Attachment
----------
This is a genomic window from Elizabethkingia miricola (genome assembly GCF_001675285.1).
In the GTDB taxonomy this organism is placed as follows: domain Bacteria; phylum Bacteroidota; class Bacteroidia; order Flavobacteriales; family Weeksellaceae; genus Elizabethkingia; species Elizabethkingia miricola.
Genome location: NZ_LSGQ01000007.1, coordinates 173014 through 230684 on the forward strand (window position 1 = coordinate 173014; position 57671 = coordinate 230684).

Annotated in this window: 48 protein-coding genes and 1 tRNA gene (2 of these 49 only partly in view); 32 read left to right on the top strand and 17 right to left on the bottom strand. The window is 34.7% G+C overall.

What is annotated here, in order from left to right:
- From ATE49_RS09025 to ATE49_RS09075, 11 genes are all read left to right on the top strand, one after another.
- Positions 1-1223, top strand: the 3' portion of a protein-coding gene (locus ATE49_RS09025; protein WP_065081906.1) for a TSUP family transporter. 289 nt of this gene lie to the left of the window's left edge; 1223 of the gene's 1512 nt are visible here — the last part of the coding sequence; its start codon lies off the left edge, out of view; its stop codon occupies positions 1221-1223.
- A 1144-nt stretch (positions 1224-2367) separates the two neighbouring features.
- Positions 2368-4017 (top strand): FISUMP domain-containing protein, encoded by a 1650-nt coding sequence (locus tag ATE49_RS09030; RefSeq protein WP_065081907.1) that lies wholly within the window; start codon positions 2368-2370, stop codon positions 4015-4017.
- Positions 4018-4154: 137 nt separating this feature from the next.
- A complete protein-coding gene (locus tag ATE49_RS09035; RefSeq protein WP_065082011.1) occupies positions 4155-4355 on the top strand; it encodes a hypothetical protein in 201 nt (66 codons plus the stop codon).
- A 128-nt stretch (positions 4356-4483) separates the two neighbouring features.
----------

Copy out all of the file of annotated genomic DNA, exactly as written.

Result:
This is a genomic window from Elizabethkingia miricola (genome assembly GCF_001675285.1).
In the GTDB taxonomy this organism is placed as follows: domain Bacteria; phylum Bacteroidota; class Bacteroidia; order Flavobacteriales; family Weeksellaceae; genus Elizabethkingia; species Elizabethkingia miricola.
Genome location: NZ_LSGQ01000007.1, coordinates 173014 through 230684 on the forward strand (window position 1 = coordinate 173014; position 57671 = coordinate 230684).

Annotated in this window: 48 protein-coding genes and 1 tRNA gene (2 of these 49 only partly in view); 32 read left to right on the top strand and 17 right to left on the bottom strand. The window is 34.7% G+C overall.

What is annotated here, in order from left to right:
- From ATE49_RS09025 to ATE49_RS09075, 11 genes are all read left to right on the top strand, one after another.
- Positions 1-1223, top strand: the 3' portion of a protein-coding gene (locus ATE49_RS09025; protein WP_065081906.1) for a TSUP family transporter. 289 nt of this gene lie to the left of the window's left edge; 1223 of the gene's 1512 nt are visible here — the last part of the coding sequence; its start codon lies off the left edge, out of view; its stop codon occupies positions 1221-1223.
- A 1144-nt stretch (positions 1224-2367) separates the two neighbouring features.
- Positions 2368-4017 (top strand): FISUMP domain-containing protein, encoded by a 1650-nt coding sequence (locus tag ATE49_RS09030; RefSeq protein WP_065081907.1) that lies wholly within the window; start codon positions 2368-2370, stop codon positions 4015-4017.
- Positions 4018-4154: 137 nt separating this feature from the next.
- A complete protein-coding gene (locus tag ATE49_RS09035; RefSeq protein WP_065082011.1) occupies positions 4155-4355 on the top strand; it encodes a hypothetical protein in 201 nt (66 codons plus the stop codon).
- A 128-nt stretch (positions 4356-4483) separates the two neighbouring features.